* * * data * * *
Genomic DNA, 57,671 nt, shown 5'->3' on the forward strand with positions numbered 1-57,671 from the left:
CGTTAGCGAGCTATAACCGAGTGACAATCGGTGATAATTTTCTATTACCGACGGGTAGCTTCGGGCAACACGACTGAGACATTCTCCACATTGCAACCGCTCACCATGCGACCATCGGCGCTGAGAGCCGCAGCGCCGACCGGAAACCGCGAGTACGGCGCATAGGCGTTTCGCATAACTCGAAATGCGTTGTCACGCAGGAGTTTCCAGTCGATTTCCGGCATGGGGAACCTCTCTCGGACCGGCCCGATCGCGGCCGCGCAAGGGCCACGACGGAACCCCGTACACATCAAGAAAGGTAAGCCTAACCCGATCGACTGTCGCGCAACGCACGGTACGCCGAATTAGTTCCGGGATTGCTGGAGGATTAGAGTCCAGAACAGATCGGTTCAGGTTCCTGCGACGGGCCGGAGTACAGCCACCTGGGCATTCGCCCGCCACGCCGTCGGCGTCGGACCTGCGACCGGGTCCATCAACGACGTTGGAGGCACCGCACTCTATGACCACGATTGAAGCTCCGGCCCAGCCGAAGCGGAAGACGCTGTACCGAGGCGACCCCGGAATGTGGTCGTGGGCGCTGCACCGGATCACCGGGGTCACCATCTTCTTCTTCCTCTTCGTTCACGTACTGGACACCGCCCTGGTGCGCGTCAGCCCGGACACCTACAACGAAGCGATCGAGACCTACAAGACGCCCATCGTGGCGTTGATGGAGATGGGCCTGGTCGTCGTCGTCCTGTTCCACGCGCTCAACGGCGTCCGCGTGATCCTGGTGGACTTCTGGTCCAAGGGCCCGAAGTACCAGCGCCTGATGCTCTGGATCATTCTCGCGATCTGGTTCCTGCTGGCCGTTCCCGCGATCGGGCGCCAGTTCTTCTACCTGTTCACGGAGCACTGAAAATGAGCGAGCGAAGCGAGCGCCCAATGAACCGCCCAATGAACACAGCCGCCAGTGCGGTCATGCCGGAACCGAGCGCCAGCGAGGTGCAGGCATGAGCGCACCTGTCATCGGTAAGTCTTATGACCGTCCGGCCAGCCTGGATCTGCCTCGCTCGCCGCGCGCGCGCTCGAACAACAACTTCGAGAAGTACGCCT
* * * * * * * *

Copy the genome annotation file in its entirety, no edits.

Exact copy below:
Genomic DNA, 57,671 nt, shown 5'->3' on the forward strand with positions numbered 1-57,671 from the left:
CGTTAGCGAGCTATAACCGAGTGACAATCGGTGATAATTTTCTATTACCGACGGGTAGCTTCGGGCAACACGACTGAGACATTCTCCACATTGCAACCGCTCACCATGCGACCATCGGCGCTGAGAGCCGCAGCGCCGACCGGAAACCGCGAGTACGGCGCATAGGCGTTTCGCATAACTCGAAATGCGTTGTCACGCAGGAGTTTCCAGTCGATTTCCGGCATGGGGAACCTCTCTCGGACCGGCCCGATCGCGGCCGCGCAAGGGCCACGACGGAACCCCGTACACATCAAGAAAGGTAAGCCTAACCCGATCGACTGTCGCGCAACGCACGGTACGCCGAATTAGTTCCGGGATTGCTGGAGGATTAGAGTCCAGAACAGATCGGTTCAGGTTCCTGCGACGGGCCGGAGTACAGCCACCTGGGCATTCGCCCGCCACGCCGTCGGCGTCGGACCTGCGACCGGGTCCATCAACGACGTTGGAGGCACCGCACTCTATGACCACGATTGAAGCTCCGGCCCAGCCGAAGCGGAAGACGCTGTACCGAGGCGACCCCGGAATGTGGTCGTGGGCGCTGCACCGGATCACCGGGGTCACCATCTTCTTCTTCCTCTTCGTTCACGTACTGGACACCGCCCTGGTGCGCGTCAGCCCGGACACCTACAACGAAGCGATCGAGACCTACAAGACGCCCATCGTGGCGTTGATGGAGATGGGCCTGGTCGTCGTCGTCCTGTTCCACGCGCTCAACGGCGTCCGCGTGATCCTGGTGGACTTCTGGTCCAAGGGCCCGAAGTACCAGCGCCTGATGCTCTGGATCATTCTCGCGATCTGGTTCCTGCTGGCCGTTCCCGCGATCGGGCGCCAGTTCTTCTACCTGTTCACGGAGCACTGAAAATGAGCGAGCGAAGCGAGCGCCCAATGAACCGCCCAATGAACACAGCCGCCAGTGCGGTCATGCCGGAACCGAGCGCCAGCGAGGTGCAGGCATGAGCGCACCTGTCATCGGTAAGTCTTATGACCGTCCGGCCAGCCTGGATCTGCCTCGCTCGCCGCGCGCGCGCTCGAACAACAACTTCGAGAAGTACGCCT